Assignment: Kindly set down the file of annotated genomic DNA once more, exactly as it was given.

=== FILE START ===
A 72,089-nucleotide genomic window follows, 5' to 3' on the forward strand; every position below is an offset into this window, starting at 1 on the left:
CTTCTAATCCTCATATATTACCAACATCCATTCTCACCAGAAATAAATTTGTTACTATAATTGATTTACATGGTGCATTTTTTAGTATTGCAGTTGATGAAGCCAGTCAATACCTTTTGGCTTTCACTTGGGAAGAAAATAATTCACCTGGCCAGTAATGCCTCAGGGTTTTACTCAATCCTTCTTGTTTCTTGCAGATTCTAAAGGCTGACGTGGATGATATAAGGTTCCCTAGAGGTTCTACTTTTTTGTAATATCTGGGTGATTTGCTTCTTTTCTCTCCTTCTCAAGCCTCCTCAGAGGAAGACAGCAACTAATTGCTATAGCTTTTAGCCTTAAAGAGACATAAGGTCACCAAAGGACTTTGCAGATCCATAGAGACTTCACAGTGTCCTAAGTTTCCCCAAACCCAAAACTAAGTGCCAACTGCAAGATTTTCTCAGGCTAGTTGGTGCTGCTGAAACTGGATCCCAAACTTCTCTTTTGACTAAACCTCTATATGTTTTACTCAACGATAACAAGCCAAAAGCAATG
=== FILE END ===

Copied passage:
A 72,089-nucleotide genomic window follows, 5' to 3' on the forward strand; every position below is an offset into this window, starting at 1 on the left:
CTTCTAATCCTCATATATTACCAACATCCATTCTCACCAGAAATAAATTTGTTACTATAATTGATTTACATGGTGCATTTTTTAGTATTGCAGTTGATGAAGCCAGTCAATACCTTTTGGCTTTCACTTGGGAAGAAAATAATTCACCTGGCCAGTAATGCCTCAGGGTTTTACTCAATCCTTCTTGTTTCTTGCAGATTCTAAAGGCTGACGTGGATGATATAAGGTTCCCTAGAGGTTCTACTTTTTTGTAATATCTGGGTGATTTGCTTCTTTTCTCTCCTTCTCAAGCCTCCTCAGAGGAAGACAGCAACTAATTGCTATAGCTTTTAGCCTTAAAGAGACATAAGGTCACCAAAGGACTTTGCAGATCCATAGAGACTTCACAGTGTCCTAAGTTTCCCCAAACCCAAAACTAAGTGCCAACTGCAAGATTTTCTCAGGCTAGTTGGTGCTGCTGAAACTGGATCCCAAACTTCTCTTTTGACTAAACCTCTATATGTTTTACTCAACGATAACAAGCCAAAAGCAATG